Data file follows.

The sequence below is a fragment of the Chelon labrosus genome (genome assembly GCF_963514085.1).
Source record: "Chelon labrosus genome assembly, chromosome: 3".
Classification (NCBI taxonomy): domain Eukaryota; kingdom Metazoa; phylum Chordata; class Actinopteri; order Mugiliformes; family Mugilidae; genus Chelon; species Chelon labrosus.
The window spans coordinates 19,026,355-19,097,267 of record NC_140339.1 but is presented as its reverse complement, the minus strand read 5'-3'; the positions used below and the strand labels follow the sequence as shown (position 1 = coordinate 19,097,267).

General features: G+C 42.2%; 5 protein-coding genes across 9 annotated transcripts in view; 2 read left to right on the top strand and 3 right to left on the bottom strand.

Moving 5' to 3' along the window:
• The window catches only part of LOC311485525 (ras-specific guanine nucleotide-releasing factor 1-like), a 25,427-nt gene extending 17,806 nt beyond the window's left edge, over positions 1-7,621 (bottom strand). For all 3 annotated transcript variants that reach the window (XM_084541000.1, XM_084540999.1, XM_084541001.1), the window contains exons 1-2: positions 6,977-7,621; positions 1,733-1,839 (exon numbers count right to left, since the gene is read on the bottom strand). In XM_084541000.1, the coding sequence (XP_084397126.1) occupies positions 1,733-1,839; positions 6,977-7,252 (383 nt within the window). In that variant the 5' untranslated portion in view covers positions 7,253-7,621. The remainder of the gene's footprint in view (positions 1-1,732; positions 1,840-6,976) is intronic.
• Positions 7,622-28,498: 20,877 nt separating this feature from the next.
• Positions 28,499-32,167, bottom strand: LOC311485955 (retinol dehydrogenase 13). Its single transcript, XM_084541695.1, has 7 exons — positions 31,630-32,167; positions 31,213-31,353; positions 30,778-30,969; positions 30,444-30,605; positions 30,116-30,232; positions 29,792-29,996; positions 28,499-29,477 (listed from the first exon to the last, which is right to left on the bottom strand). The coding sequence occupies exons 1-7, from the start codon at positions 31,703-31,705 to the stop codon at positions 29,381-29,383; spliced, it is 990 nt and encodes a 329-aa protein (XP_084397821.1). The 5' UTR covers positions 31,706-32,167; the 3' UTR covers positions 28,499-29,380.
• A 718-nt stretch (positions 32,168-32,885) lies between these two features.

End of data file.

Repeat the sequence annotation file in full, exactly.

The sequence below is a fragment of the Chelon labrosus genome (genome assembly GCF_963514085.1).
Source record: "Chelon labrosus genome assembly, chromosome: 3".
Classification (NCBI taxonomy): domain Eukaryota; kingdom Metazoa; phylum Chordata; class Actinopteri; order Mugiliformes; family Mugilidae; genus Chelon; species Chelon labrosus.
The window spans coordinates 19,026,355-19,097,267 of record NC_140339.1 but is presented as its reverse complement, the minus strand read 5'-3'; the positions used below and the strand labels follow the sequence as shown (position 1 = coordinate 19,097,267).

General features: G+C 42.2%; 5 protein-coding genes across 9 annotated transcripts in view; 2 read left to right on the top strand and 3 right to left on the bottom strand.

Moving 5' to 3' along the window:
• The window catches only part of LOC311485525 (ras-specific guanine nucleotide-releasing factor 1-like), a 25,427-nt gene extending 17,806 nt beyond the window's left edge, over positions 1-7,621 (bottom strand). For all 3 annotated transcript variants that reach the window (XM_084541000.1, XM_084540999.1, XM_084541001.1), the window contains exons 1-2: positions 6,977-7,621; positions 1,733-1,839 (exon numbers count right to left, since the gene is read on the bottom strand). In XM_084541000.1, the coding sequence (XP_084397126.1) occupies positions 1,733-1,839; positions 6,977-7,252 (383 nt within the window). In that variant the 5' untranslated portion in view covers positions 7,253-7,621. The remainder of the gene's footprint in view (positions 1-1,732; positions 1,840-6,976) is intronic.
• Positions 7,622-28,498: 20,877 nt separating this feature from the next.
• Positions 28,499-32,167, bottom strand: LOC311485955 (retinol dehydrogenase 13). Its single transcript, XM_084541695.1, has 7 exons — positions 31,630-32,167; positions 31,213-31,353; positions 30,778-30,969; positions 30,444-30,605; positions 30,116-30,232; positions 29,792-29,996; positions 28,499-29,477 (listed from the first exon to the last, which is right to left on the bottom strand). The coding sequence occupies exons 1-7, from the start codon at positions 31,703-31,705 to the stop codon at positions 29,381-29,383; spliced, it is 990 nt and encodes a 329-aa protein (XP_084397821.1). The 5' UTR covers positions 31,706-32,167; the 3' UTR covers positions 28,499-29,380.
• A 718-nt stretch (positions 32,168-32,885) lies between these two features.